You have so much experience with TEFL jobs already! Can you tell us the motivation behind completing the 120 Hour Advanced TEFL Course as an already experienced teacher?
In 1979, I had nearly completed a course in TESOL at Columbia University Teacher’s College, in New York City. I was nearly finished the course when a visiting scholar from Shanghai Fudan University offered me a TEFL job. He offered to write me a letter of recommendation for an audition for a teaching position there. I met and befriended this scholar in a linguistics class at Columbia and they happened to be head of the Fudan Foreign Languages Department. In May 1980, I hopped on a flight to Shanghai, passed the audition, and did not look back for the next 40 years.
How do you feel the 120 Hour TEFL Course will enhance your teaching skills and earning power?
For more the 120 Hour TEFL Course was a great door-opener. It provided access to the full spectrum of skills and competencies that must be acquired to become a good EFL teacher. It also alerted me as to how much there was still to learn. Taking the 120-hour course, therefore, sparked a desire on my part to sharpen my on-line teaching skills for a TEFL job. I also wanted to strengthen my grasp of English grammar to the point where I teach it to others – and techniques for doing this in an engaging manner.
You’ve also enrolled in our TEFL-Pro specialism courses including teaching IELTS and advanced grammar. What attracted you to study these?
Since the onset of the COVID Virus Pandemic, so many talented people are at loose ends or under lockdown. The market for online TEFL jobs has become more competitive. If you really want to create a satisfactory career in the on-line teaching field, it behooves you to carve out a more specialized niche, such as teaching very young learners, or providing tutorial support for sitting for the IELTS or TOEIC exam.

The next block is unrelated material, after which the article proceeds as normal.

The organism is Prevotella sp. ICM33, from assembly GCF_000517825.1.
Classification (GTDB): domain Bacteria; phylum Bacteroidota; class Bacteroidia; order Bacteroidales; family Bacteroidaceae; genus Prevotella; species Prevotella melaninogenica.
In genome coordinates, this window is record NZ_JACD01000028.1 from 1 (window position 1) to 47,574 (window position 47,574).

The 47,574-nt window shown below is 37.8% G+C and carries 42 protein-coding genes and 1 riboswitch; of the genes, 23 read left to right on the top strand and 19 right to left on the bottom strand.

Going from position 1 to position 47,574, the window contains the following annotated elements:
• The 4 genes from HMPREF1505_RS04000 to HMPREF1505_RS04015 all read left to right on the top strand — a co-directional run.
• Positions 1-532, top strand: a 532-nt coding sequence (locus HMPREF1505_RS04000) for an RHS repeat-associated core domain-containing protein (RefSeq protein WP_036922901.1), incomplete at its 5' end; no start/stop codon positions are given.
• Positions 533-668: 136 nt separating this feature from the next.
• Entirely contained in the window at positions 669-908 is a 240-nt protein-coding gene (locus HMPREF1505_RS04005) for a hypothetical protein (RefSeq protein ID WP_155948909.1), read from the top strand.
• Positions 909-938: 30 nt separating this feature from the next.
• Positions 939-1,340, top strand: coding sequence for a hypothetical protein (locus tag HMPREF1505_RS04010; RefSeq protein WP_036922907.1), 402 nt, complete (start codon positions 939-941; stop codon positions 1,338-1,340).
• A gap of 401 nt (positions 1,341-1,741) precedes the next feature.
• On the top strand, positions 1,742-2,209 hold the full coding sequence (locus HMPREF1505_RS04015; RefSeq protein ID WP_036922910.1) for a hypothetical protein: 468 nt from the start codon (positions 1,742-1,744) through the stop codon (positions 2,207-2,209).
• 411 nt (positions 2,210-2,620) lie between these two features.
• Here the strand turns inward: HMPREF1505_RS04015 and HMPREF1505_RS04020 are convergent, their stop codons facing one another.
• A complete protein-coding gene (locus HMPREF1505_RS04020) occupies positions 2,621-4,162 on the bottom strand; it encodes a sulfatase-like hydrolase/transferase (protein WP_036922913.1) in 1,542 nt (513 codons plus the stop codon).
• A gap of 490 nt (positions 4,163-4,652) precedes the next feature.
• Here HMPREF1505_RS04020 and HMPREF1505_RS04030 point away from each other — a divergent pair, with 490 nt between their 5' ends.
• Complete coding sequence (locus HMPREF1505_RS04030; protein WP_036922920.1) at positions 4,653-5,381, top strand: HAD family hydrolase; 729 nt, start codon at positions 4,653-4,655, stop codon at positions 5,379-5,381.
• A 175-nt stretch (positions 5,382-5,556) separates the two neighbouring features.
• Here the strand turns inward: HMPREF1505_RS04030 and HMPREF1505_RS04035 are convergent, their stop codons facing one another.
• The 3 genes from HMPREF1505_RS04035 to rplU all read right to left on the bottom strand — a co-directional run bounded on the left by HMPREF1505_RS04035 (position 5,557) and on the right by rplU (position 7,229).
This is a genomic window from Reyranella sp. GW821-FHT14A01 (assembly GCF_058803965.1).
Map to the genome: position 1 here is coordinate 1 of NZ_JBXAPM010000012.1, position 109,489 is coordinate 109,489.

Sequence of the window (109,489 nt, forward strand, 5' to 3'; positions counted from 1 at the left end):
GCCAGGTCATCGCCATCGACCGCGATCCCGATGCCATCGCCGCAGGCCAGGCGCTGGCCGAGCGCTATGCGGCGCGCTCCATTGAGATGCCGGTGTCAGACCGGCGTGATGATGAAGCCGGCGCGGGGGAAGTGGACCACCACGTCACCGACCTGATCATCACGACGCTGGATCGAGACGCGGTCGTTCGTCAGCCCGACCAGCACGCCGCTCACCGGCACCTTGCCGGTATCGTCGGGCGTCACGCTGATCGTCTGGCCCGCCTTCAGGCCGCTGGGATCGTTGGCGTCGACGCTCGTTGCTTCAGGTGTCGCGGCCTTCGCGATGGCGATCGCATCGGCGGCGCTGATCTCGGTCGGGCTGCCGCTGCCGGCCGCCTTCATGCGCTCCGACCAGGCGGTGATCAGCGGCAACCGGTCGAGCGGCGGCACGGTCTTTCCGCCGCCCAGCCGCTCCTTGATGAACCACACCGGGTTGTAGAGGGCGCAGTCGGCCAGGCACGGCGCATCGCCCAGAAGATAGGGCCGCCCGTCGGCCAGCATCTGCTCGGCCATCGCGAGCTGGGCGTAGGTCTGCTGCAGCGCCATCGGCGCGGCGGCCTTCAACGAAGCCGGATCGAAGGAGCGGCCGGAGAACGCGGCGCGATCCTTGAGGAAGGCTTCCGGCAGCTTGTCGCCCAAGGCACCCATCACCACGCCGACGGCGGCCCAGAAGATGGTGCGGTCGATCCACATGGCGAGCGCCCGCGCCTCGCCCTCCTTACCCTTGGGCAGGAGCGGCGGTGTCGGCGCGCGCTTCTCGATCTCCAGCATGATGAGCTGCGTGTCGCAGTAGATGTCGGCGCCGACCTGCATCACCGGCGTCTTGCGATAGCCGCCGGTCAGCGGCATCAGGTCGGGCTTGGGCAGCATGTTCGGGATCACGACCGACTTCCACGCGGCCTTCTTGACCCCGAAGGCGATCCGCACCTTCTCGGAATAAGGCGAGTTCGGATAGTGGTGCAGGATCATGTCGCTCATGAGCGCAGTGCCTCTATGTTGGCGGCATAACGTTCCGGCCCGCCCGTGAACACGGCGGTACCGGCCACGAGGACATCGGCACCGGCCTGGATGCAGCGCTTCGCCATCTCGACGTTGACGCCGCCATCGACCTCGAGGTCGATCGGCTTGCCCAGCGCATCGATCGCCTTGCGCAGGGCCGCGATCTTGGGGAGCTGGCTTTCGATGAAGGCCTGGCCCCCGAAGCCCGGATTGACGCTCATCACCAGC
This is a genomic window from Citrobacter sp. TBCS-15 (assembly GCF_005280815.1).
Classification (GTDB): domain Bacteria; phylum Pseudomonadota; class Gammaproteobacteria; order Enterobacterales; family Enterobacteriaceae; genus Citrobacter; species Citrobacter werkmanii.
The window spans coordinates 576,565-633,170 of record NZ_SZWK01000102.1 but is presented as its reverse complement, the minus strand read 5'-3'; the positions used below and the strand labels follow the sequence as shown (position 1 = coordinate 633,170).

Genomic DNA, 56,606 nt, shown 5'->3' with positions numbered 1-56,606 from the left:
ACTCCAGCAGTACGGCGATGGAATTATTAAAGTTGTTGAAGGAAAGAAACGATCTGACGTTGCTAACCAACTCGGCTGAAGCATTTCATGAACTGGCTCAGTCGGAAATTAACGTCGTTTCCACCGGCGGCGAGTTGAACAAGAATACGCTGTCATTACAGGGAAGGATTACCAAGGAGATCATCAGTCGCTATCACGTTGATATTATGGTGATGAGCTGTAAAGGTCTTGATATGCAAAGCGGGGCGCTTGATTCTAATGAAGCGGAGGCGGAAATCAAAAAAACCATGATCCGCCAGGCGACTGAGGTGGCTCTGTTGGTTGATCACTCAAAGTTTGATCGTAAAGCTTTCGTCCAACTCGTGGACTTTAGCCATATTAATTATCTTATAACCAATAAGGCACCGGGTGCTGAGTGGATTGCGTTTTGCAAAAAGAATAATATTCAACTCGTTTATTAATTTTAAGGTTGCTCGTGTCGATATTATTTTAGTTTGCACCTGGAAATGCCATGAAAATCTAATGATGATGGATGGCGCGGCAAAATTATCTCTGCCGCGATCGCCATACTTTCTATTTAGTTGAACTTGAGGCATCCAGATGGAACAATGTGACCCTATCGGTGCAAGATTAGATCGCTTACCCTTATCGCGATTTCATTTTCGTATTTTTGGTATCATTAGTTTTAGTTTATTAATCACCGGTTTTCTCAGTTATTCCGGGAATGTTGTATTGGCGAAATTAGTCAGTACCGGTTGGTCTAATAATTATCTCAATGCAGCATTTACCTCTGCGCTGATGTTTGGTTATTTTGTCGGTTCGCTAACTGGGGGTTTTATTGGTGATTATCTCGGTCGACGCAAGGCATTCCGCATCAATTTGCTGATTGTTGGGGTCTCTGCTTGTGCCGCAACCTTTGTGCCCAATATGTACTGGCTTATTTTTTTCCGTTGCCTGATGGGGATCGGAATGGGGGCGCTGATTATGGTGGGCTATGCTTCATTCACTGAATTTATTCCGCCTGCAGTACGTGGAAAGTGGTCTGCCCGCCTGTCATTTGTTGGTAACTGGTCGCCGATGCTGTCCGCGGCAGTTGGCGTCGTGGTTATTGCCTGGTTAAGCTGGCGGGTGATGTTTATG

What advice do you have for someone considering a career teaching English as a foreign language?
I would advise people that they are more apt to create a satisfactory career out of TEFL if their interest in teaching is also grounded in some specific interest in another culture/or language. Then actually living in that culture and language, to the point where one becomes highly bilingual. Not only does this provide much deeper insights into obstacles that pose to learning English, but in becoming more multicultural oneself, doors swing open to opportunities which would have never emerged, had one simply stayed at home.
Andrew has been teaching English nearly his whole life and has never looked back. Despite having so much experience already, he felt he needed to do a TEFL course to widen his teaching prospects and skill set. If you have a dream like Andrew did’, but no teaching experience, then a hybrid course with teaching practicum might be exactly what you need!
Are you thinking about upskilling your career? Having difficulty picking a course? Leave your questions below in the comments box, we would love to hear from you! 🙂